Amid new research on how hospital closures affect patient outcomes, the Los Angeles area is about to provide a case study for the next step in that process--when a once-closed hospital reopens in an altered healthcare environment.
The Martin Luther King Jr./Drew Medical Center closed its doors in 2007 after a series of treatment lapses earned it the nickname "Killer King" and caused the federal government to pull its funding, the L.A. Times reports. The facility had been a pillar of L.A.'s black community, at one point treating 47,000 patients per year in its emergency department (ED).
When King reopens this summer, hospital administrators told the L.A. Times they expect the ED to see 32,000 annual visits. Unlike its predecessor, though, the new hospital will not include a trauma center, and in accordance with the Affordable Care Act's push to curtail ED overuse, King's campus will include public health and urgent care psychiatric centers aimed at diverting patients from inpatient care.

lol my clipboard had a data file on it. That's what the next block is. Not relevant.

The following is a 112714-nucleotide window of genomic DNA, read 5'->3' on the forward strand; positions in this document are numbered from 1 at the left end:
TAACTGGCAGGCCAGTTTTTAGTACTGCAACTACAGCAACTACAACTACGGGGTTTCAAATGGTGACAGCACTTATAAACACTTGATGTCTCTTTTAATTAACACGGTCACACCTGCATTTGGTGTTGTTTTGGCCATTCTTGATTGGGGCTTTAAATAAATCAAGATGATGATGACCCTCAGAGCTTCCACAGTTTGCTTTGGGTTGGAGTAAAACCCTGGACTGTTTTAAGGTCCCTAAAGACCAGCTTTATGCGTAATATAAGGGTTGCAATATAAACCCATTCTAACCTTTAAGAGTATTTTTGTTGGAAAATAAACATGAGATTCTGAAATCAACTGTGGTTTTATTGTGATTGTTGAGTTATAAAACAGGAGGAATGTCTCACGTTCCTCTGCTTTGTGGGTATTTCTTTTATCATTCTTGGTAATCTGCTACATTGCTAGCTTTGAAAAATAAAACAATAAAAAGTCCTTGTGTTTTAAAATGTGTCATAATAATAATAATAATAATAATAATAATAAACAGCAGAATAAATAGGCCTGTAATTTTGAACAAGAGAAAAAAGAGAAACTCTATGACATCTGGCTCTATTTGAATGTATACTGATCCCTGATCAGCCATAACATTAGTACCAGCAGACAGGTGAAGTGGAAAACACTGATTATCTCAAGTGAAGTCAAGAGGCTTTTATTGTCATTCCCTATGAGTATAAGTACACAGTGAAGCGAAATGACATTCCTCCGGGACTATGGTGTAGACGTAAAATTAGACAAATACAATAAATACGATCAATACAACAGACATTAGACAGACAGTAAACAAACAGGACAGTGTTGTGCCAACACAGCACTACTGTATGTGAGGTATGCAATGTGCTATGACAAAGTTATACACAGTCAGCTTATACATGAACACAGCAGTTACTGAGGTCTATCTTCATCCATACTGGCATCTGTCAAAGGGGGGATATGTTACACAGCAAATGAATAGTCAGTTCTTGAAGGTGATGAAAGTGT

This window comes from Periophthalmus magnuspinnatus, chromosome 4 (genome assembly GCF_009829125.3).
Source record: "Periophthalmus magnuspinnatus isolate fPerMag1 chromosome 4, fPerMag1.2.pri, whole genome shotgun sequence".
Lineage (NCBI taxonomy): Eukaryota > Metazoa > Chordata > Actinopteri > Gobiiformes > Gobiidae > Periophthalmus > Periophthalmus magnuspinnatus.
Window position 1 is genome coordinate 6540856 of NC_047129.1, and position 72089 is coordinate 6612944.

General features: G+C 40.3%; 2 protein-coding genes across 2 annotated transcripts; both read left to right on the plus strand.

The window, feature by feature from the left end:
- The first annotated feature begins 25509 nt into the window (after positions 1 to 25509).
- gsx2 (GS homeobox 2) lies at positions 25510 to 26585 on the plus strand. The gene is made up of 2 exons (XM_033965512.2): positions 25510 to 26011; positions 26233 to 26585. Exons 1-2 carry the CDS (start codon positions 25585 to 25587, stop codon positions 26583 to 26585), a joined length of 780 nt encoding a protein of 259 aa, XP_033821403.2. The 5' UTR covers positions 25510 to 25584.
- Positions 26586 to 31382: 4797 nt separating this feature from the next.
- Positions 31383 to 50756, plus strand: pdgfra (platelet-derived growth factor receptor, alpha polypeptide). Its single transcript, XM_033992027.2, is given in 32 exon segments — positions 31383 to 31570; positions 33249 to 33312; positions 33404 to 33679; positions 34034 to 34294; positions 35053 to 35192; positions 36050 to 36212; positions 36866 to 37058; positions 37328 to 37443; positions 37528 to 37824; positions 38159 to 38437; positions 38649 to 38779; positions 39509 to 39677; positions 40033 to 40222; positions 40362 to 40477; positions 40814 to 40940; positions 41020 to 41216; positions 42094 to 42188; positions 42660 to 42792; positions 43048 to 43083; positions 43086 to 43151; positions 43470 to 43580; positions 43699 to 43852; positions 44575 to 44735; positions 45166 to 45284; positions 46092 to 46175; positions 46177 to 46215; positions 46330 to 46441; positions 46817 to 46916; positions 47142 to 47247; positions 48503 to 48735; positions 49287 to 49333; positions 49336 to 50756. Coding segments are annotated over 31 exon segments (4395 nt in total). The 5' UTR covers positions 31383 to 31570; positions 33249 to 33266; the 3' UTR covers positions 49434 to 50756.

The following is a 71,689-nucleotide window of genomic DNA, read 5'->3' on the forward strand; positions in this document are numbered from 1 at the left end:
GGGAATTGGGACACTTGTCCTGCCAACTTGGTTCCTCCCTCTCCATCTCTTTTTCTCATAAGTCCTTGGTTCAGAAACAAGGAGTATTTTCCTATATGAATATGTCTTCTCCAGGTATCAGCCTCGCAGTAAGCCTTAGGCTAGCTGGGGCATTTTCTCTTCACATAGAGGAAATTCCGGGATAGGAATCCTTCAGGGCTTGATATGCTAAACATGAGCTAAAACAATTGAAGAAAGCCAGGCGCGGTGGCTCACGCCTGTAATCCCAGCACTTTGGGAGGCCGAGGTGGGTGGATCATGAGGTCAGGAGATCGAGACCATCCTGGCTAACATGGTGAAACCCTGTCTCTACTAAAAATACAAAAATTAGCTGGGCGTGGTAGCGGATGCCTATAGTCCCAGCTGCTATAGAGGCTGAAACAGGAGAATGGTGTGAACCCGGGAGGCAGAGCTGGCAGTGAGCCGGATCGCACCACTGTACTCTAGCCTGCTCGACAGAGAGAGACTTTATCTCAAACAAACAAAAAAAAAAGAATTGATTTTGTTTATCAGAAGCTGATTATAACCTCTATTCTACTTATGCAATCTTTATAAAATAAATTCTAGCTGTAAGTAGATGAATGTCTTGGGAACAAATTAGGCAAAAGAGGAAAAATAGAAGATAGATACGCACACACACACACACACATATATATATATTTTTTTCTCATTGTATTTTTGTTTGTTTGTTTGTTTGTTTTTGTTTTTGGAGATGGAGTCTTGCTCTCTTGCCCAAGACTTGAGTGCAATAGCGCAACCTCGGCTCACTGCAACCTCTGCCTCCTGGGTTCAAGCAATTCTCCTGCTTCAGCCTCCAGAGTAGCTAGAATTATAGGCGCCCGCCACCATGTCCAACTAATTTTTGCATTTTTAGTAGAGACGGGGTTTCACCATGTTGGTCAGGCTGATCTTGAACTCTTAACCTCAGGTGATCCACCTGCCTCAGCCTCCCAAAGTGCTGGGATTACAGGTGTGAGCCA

However, 75 percent of physicians report that ED volume actually has increased since the ACA's healthcare mandate took effect, according to new report from the American College of Emergency Physicians. And Los Angeles County is no exception to this national trend, as many patients covered under Medi-Cal end up in the ED because they can't get primary care appointments, according to the L.A. Times.
When the King hospital closed, patient volume rose by more than 20 percent at surrounding hospitals' EDs, according to the article, which noted that these hospitals were largely able to handle the increase in volume by simply adding clinical staff.
But surrounding hospitals don't seem to be worried about the renewed competition. Brian Johnston, an ED physician at nearby White Memorial, said his department will closely monitor its patient volume once King reopens, but indicated he wasn't fearful about losing too many patients.
To learn more:
- read the article